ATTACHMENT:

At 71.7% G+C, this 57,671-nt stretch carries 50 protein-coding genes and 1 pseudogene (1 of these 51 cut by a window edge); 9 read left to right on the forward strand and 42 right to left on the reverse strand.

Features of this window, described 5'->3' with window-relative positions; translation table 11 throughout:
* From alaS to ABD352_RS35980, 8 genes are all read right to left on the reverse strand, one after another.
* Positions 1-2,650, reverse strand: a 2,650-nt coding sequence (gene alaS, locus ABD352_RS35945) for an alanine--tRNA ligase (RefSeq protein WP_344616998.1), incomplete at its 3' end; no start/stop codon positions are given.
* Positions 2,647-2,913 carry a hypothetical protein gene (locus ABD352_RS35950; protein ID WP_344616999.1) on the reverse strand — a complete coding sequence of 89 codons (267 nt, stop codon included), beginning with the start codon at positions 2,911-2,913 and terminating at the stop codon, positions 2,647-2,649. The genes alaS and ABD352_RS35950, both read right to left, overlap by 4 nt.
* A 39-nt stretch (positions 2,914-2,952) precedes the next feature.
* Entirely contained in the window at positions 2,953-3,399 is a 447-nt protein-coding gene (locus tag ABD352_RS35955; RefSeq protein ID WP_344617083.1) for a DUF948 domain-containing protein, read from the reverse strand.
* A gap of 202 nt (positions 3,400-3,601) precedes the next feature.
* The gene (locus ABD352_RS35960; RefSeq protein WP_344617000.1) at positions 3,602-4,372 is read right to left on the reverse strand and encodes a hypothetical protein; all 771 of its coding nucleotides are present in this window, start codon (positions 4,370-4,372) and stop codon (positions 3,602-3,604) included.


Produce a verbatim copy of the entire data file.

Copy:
At 71.7% G+C, this 57,671-nt stretch carries 50 protein-coding genes and 1 pseudogene (1 of these 51 cut by a window edge); 9 read left to right on the forward strand and 42 right to left on the reverse strand.

Features of this window, described 5'->3' with window-relative positions; translation table 11 throughout:
* From alaS to ABD352_RS35980, 8 genes are all read right to left on the reverse strand, one after another.
* Positions 1-2,650, reverse strand: a 2,650-nt coding sequence (gene alaS, locus ABD352_RS35945) for an alanine--tRNA ligase (RefSeq protein WP_344616998.1), incomplete at its 3' end; no start/stop codon positions are given.
* Positions 2,647-2,913 carry a hypothetical protein gene (locus ABD352_RS35950; protein ID WP_344616999.1) on the reverse strand — a complete coding sequence of 89 codons (267 nt, stop codon included), beginning with the start codon at positions 2,911-2,913 and terminating at the stop codon, positions 2,647-2,649. The genes alaS and ABD352_RS35950, both read right to left, overlap by 4 nt.
* A 39-nt stretch (positions 2,914-2,952) precedes the next feature.
* Entirely contained in the window at positions 2,953-3,399 is a 447-nt protein-coding gene (locus tag ABD352_RS35955; RefSeq protein ID WP_344617083.1) for a DUF948 domain-containing protein, read from the reverse strand.
* A gap of 202 nt (positions 3,400-3,601) precedes the next feature.
* The gene (locus ABD352_RS35960; RefSeq protein WP_344617000.1) at positions 3,602-4,372 is read right to left on the reverse strand and encodes a hypothetical protein; all 771 of its coding nucleotides are present in this window, start codon (positions 4,370-4,372) and stop codon (positions 3,602-3,604) included.